The effects of regular use of pornographic materials by one partner in a relationship are manifold and, as often as not, cynical, often devastatingly so. As will be discussed below, it can lead to a lack of intimacy and an emotional distance in the relationship, along with feelings of rejection and inadequacy on the part of the pornography user’s partner. At the extreme, some commentators have expressed concerns that the widespread dissemination and consumption of pornographic material might even lead to greater violence against women, including those in a relationship, as presentations of female degradation and objectification become more common.
As Weeks pointed out, the issue of pornography consumption by an individual in a relationship is by no means new. However, the existence and widespread availability of the internet as a means of accessing and disseminating pornographic material has doubtlessly exacerbated existing trends. Weeks (2010) writes that a ‘key factor in this increase is the convenience, affordability, and the anonymous nature of Internet pornography’ (p. 1). As internet access has spread into homes around the world, and as the internet is a mostly ungoverned and ungovernable sphere, especially in the western world, ‘the sex industry has profited from unprecedented proximity to the home environment’ (Manning, 2006, p. 131).
While the use, and especially the frequent use of pornography over an extended period, can have effects on the user’s relationship with family members, work colleagues, and other contacts, Weeks’ (2010) statement that the ‘couple relationship, in particular, often feels the most negative effects of pornography’ must be credited as accurate (P. 1). Nevertheless, we should bear in mind Manning’s (2006) assertion that ‘entire family systems felt the impact of sexually explicit material, not to mention communities and corporate circles’ (p. 138).
As to the specific ways in which pornography use may damage a relationship, Weeks (2010) provides a useful summary when she lists ‘addiction, isolation, increased aggression, distorted beliefs and perceptions about relationships and sexuality, negative feelings about themselves, and neglecting other areas of their lives’ as some of the most common problems that pornography can cause (P. 1).
They are having sought arousal from an artificial stimulus external to the relationship, many of the issues that pornography usage by one partner can cause in an association related to the sexual aspect of that relationship. Some users find it increasingly difficult to become aroused without the use of pornography, and can eventually lose interest in the sexual activity altogether. Most individuals use pornography privately, and in many cases, the partner of a pornography user is unaware of this behaviour. Some individuals, and even some who have studied the subject, have claimed that the mutual use of pornography by a couple as a sexual tool in their relationship can have a beneficial effect on their intimacy. Manning asserts that while some may have found this to be the case, it ‘is not the predominant experience’ (138).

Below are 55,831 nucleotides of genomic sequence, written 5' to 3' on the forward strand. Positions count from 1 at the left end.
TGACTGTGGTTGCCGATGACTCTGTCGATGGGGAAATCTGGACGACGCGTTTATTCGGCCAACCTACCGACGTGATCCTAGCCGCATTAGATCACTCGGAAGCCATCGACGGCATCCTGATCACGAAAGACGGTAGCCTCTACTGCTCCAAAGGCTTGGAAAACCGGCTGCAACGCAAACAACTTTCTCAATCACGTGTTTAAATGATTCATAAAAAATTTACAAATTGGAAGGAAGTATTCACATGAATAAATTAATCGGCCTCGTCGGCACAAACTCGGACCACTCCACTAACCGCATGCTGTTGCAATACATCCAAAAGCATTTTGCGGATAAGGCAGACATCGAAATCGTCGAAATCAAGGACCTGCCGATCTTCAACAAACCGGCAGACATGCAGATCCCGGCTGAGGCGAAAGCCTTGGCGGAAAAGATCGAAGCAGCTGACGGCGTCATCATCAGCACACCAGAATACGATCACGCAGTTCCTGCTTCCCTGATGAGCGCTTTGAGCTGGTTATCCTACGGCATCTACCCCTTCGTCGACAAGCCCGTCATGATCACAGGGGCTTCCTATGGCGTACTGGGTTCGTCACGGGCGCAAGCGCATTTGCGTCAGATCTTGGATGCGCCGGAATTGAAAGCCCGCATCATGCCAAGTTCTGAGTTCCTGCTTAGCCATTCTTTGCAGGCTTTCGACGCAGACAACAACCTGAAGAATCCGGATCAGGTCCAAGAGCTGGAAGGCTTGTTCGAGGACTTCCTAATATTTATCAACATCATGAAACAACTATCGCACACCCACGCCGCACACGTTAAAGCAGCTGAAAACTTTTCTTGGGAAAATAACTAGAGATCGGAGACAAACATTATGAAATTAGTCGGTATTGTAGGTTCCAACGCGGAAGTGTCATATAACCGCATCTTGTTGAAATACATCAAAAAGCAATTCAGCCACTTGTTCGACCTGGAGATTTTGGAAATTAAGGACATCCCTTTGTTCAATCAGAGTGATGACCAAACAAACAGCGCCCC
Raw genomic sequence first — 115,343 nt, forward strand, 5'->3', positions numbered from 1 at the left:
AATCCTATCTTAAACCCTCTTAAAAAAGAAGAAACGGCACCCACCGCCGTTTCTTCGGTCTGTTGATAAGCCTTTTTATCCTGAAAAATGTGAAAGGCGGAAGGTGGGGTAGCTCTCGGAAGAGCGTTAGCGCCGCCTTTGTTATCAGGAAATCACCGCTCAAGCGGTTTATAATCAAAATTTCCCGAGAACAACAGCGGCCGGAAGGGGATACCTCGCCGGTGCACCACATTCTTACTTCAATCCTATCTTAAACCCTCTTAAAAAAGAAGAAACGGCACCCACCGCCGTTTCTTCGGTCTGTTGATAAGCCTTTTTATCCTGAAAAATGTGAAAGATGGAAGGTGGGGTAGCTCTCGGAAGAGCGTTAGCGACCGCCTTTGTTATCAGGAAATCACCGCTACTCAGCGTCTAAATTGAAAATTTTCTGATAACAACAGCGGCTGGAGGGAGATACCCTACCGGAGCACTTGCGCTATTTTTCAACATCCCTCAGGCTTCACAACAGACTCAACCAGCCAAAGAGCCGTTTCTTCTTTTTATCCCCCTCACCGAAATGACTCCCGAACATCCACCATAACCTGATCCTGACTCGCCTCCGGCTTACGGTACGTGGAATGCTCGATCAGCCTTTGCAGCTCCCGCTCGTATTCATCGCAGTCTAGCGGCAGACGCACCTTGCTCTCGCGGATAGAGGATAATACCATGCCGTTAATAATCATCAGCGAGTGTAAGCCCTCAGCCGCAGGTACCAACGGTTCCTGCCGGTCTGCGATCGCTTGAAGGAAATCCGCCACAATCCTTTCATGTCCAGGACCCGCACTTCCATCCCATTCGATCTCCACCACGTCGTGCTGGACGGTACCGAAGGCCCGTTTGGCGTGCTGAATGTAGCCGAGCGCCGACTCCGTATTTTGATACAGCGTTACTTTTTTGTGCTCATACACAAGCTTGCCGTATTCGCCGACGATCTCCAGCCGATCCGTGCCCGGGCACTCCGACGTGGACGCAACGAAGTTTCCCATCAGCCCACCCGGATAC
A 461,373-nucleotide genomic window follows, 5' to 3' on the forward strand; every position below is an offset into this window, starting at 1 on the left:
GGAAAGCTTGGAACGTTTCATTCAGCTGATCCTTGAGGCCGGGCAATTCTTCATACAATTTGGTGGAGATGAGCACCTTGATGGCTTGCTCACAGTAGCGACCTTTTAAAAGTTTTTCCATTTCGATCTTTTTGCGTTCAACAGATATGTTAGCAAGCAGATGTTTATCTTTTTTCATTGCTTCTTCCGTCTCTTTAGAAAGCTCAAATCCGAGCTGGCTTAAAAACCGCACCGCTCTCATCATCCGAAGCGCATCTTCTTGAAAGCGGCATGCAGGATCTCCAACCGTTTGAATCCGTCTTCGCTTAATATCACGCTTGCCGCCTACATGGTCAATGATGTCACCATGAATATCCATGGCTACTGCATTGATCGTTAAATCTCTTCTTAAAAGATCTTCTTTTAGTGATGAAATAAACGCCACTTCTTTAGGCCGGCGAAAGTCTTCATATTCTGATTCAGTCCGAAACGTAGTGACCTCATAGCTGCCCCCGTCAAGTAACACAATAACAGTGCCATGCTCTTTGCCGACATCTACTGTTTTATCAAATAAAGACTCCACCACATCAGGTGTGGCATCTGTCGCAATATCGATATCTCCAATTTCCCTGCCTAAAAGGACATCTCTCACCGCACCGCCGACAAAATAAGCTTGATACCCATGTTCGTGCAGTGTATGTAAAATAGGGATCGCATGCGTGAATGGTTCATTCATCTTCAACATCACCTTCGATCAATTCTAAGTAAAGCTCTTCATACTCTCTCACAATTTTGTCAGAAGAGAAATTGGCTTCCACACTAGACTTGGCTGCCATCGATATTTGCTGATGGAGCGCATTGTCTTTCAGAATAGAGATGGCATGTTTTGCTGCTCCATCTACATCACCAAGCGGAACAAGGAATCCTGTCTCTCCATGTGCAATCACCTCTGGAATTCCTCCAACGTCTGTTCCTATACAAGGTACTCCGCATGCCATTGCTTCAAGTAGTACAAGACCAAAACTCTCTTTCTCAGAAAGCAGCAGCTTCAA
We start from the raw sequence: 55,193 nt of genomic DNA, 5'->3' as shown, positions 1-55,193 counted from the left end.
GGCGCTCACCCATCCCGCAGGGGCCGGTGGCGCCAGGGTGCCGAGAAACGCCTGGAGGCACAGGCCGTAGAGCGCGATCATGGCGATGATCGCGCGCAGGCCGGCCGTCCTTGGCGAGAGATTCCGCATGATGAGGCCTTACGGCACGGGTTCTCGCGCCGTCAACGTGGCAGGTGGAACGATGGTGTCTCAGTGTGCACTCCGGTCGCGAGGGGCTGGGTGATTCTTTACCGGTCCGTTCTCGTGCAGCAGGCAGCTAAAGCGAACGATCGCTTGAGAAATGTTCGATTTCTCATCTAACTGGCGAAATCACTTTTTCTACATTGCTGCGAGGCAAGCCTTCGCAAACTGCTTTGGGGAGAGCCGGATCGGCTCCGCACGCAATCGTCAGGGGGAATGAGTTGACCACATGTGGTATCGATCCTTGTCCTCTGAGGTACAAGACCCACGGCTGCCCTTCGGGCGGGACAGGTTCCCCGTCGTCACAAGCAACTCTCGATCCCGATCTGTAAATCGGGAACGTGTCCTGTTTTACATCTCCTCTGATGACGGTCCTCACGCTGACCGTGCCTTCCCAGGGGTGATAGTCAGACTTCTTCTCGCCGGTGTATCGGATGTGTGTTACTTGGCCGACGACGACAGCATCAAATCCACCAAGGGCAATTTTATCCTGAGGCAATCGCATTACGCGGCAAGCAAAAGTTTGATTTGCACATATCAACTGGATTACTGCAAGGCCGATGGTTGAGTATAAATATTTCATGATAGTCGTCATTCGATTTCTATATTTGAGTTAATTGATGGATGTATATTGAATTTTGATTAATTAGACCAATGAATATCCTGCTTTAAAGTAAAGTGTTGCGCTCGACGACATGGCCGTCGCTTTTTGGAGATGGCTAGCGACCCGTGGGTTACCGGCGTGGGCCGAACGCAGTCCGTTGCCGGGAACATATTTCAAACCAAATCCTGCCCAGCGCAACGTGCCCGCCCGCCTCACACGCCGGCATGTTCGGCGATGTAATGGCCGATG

The user’s partner might see their spouse’s use of pornographic material as an act of betrayal. As they attempt to analyze their partner’s behaviour, they may also begin to blame themselves for the mounting difficulties faced in the sexual interaction of the relationship. They may conclude that it is they who are sexually inadequate and that this is the reason for their partner seeking sexual gratification beyond their relationship.
The theme of decreased sexual satisfaction in a relationship where a partner commonly uses pornography is reinforced by the findings of several critical studies, including Schneider’s (2000) report on the effects of such addiction on the family. In this survey, some two-thirds of respondents claimed that they had experienced decreased sexual intimacy with their partner since the latter had begun to use pornography regularly. Schneider also found that over half of cybersex users had themselves lost interest in sexual contact with the relationship since they had discovered this external stimulus. Worryingly, in 18% of the relationships surveyed, both partners reported a decreased interest in sex.
Specific problems resulting from the use of pornography repeatedly emerged in the findings of Schneider’s (2000) work. The partner who was using explicit material was often found to be making false excuses to avoid intimate situations with their partner, which might include tiredness and overwork. The other partner often became angry and frustrated with such behaviour, as well as feeling rejected. The pornography user was usually found to be increasingly emotionally distant and remote from their partner, and the latter was forced to initiate all intimate contact. All of these issues can lead to a worsening cycle of blame and general bad feeling in the relationship, with each partner thinking that the other is responsible for their mounting problems.